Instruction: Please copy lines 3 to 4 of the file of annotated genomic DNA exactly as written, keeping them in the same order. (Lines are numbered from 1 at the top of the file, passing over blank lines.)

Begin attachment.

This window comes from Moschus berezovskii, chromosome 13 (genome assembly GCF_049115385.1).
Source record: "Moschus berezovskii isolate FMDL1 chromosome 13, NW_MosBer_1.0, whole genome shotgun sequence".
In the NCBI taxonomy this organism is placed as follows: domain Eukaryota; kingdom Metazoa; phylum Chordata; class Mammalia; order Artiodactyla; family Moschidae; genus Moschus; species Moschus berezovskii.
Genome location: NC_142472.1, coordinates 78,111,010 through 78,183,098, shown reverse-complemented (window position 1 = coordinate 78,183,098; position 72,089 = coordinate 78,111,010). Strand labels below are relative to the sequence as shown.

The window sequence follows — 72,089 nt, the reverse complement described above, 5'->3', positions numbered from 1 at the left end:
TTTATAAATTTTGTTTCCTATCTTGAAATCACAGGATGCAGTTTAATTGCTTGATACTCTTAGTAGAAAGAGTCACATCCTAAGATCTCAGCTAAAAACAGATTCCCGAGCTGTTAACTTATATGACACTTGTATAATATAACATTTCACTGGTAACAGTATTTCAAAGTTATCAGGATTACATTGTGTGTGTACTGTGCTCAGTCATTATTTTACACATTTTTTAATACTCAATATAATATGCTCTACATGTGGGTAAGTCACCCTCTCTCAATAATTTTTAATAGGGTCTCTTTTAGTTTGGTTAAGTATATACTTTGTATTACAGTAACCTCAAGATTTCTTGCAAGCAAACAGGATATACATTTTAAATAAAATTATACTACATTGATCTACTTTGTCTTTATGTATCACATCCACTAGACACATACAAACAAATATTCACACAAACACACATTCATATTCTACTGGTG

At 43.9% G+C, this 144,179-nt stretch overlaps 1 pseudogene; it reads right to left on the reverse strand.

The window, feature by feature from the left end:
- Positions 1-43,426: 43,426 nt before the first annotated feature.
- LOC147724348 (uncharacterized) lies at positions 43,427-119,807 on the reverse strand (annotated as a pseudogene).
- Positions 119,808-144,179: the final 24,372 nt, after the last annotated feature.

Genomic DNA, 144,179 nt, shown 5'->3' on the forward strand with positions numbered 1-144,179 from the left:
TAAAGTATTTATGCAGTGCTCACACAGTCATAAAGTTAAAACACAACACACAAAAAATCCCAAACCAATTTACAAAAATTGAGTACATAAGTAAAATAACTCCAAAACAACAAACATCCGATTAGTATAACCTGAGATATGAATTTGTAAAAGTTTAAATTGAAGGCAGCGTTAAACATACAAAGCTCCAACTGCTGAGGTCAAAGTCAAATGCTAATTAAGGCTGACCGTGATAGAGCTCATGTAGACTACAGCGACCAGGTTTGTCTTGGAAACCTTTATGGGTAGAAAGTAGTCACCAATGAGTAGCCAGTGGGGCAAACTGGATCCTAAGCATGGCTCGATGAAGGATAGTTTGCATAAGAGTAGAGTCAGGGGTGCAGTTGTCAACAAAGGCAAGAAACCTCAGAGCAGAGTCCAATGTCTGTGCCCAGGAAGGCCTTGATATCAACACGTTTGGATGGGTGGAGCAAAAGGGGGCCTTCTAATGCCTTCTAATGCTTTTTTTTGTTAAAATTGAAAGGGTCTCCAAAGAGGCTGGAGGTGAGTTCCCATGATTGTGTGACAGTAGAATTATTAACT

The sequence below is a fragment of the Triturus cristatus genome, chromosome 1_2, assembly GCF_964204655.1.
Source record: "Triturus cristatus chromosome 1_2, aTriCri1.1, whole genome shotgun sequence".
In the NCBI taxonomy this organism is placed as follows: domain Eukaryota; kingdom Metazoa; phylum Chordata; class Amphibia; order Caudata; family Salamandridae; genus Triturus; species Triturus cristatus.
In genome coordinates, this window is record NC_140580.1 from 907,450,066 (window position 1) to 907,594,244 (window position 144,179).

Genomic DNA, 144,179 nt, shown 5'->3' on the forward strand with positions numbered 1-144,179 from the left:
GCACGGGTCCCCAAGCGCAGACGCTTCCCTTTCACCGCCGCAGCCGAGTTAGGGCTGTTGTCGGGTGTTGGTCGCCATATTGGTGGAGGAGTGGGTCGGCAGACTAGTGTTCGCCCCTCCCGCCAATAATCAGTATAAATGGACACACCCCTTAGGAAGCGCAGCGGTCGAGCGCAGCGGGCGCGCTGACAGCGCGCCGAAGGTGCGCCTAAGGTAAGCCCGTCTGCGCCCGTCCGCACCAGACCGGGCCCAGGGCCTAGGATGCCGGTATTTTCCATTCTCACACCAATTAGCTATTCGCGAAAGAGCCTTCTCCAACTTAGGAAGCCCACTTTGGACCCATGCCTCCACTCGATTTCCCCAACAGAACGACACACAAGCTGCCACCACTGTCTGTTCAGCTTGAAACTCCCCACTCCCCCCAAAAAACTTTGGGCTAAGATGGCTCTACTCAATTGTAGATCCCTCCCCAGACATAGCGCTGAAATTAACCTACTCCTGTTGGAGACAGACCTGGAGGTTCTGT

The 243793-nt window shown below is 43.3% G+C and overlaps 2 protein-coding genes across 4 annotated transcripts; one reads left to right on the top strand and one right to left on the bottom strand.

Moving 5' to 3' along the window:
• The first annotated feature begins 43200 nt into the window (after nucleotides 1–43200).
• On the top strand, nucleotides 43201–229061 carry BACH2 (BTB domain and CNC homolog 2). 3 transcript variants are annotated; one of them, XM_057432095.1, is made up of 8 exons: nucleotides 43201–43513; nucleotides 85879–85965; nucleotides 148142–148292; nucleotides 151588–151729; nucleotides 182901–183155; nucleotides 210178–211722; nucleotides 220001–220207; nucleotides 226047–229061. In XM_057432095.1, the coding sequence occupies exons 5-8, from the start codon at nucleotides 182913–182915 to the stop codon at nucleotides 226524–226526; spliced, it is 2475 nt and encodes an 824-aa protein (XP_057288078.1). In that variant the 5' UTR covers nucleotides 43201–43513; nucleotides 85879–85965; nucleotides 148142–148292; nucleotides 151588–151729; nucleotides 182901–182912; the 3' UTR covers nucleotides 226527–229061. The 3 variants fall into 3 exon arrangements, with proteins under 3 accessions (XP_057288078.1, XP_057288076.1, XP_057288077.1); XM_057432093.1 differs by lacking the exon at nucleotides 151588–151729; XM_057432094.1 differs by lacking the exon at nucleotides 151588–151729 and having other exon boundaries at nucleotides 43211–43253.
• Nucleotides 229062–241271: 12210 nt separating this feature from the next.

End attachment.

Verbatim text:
In the NCBI taxonomy this organism is placed as follows: domain Eukaryota; kingdom Metazoa; phylum Chordata; class Mammalia; order Artiodactyla; family Moschidae; genus Moschus; species Moschus berezovskii.
Genome location: NC_142472.1, coordinates 78,111,010 through 78,183,098, shown reverse-complemented (window position 1 = coordinate 78,183,098; position 72,089 = coordinate 78,111,010). Strand labels below are relative to the sequence as shown.